I've had a great time:
- Toronto is a lovely city. We stuck mostly to the Queen West area, with a trip to Greektown. The neighborhood is chock full of quiet side streets off of a bustling main street, with great restaurants. This is also the quietest city I've been in. And what folks say about Canadians being super polite? It's true. I don't think I heard a Canadian interrupt anyone in six days!
- I've learned and reaffirmed a lot about writing/creative endeavors, both through experience and inspiration:
- Be passionate.
- Be tough--as in, don't give up or become embittered by gatekeepers or 'no's.'
- But don't be so tough that you aren't flexible; flexibility (physical, mental and spiritual) are key.
- LISTEN more than you talk when getting feedback. Actually, don't talk when getting feedback. Just listen. Take notes. Then, at the end, don't explain your work (after all, you're not going to be perched on your readers' or audience members' shoulders to explain the work). Just ask polite questions to clarify and get more feedback.
- Support one another.
- I've made new friends... always fun!
Here are two new friends. To my left is Jen Frankel, a screenwriter and novelist from Toronto. To my Patricia Delaney eGumshoe Mysteriesright is Gena Ellis, a screenwriter from St. Louis. I also really enjoyed getting to know Angela Garcia Combs (not pictured here.)
Funny story about me and Gena... she went to the writers' workshop that I now direct, Antioch Writers' Workshop, in 1994, long before I was the organization's director. She remembered me from my "First Book Talk" for Angel's Bidding! We had fun getting to know each other again.
I'm looking forward to keeping up with these two--and more wonderful folks.
The festival wrapped up with an awards ceremony. To kick that off, festival founder and executive director Leslie Ann Coles spoke about community. That is a powerful word that really resonates with me, because that's what we're all about at Antioch Writers' Workshop, too, and it's a concept I try to live every day.
We didn't see all 90 (!!!) films, but it was a delight when the ones we'd really loved were nominated and/or awarded best in their categories. It was also fun to see the enthusiasm the filmmakers had for each other's achievements.
I'm also proud of my fellow screenwriters, and was tickled that my screenplay adaptation of "My One Square Inch of Alaska" was selected by the script development team as the best crowd pleaser/fan favorite of the week's script reading series. I received a "female eye" necklace (pictured here, and which I'm wearing right now!) and was buoyed by the applause and congratulations of the filmmakers.
Finally, for the past few months, I've been thinking about how ridiculous humans are. Perhaps my thoughts have gone this direction because of the political climate. Or because of recent news events. Or just because of the foibles of middle age.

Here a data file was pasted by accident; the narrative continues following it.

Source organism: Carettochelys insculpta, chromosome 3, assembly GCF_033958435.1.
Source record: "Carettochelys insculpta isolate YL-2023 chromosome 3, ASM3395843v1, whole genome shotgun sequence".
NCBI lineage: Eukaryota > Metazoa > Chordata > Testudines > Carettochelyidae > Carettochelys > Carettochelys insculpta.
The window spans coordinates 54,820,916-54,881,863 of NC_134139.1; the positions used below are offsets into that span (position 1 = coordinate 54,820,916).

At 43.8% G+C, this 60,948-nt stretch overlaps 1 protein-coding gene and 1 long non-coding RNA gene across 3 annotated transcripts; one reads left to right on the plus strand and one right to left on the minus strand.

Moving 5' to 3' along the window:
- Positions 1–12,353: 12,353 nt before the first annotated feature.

But stick with me a minute. We humans ARE ridiculous, even biologically. No matter what anyone says, we all have very thin skin. Physically and often otherwise. Makes it easy to get hurt. We don't have sufficient fur/hair/scales/shells to protect ourselves from the elements. We aren't naturally equipped with talons/teeth/tusks to fend off predators. We walk on two legs, which we're proud of as proof of our ascent up the evolutionary scale, but while that's true, it's also ridiculous to walk on two legs. There is a reason we build tables with four legs. Sure, birds have two legs, but they also have wings for mobility.
Hell, we don't even hibernate. Or have cool markings for camouflage to trick predators.
See? Ridiculous, we are.
But maybe our physical ridiculousness is what necessitated our most unique trait. Not just opposable thumbs.
And yet, look how ridiculous we can be with that. We have this amazing god-like gift, and create ways to compensate for our ridiculousness--our vulnerability--but yet, we use it so often in ways that hurts the world around us. We create reasons to hate one another. Reasons and ways to kill and torture one another. Ways to see one another as not simply a lovely, beautiful variation on our humorously ridiculous physical selves, but as reasons to see one another as objects or types... and use that as justification for atrocities of our own imagination and creation.
See? Bad ridiculous.
Current events have had me focusing on the bad ridiculous of humanity. I've gotten a little blue, thinking about it.
Then... off I go to a film festival.
And I'm reminded of other ridiculous ways in which humans use their creativity.
We invent medicines and tools that improve human life.
And we make art. Films. Visual art. Novels, stories, poems, essays. Music. Dance. Theatre. Making art is, in itself, one of the most ridiculous things we can do, if judged against probable, logical pay off. The sheer amount of effort that goes into any single creative endeavor... the challenges, trials, fears, costs... is staggering, whether we're talking about a photograph, a barbershop quartet performance, a novel, a film... pick an art, any art. Maybe just a few people will experience what we create. Maybe some or most or even all of them will not like it, will just give a dismissive wave of the hand or shake of the head.
And yet.... we ridiculous creatures create these things anyway, I think, because it helps us understand our own ridiculous selves. Our gawky, lovable, goofy beauty. Our horrible selves. It's how we create community and compassion to nurture and understand our humanity.
See? Good ridiculous.
So... go forth. Be good ridiculous. Create something artful. However it turns out, know you've made yourself and your community and humanity in general better and more beautiful, because that's what good ridiculous does.
Here's a little inspiration my friend, Heather Webber, sent to me at the beginning of my Toronto Female Eye Film Festival adventure. I hope it helps you be Good Ridiculous.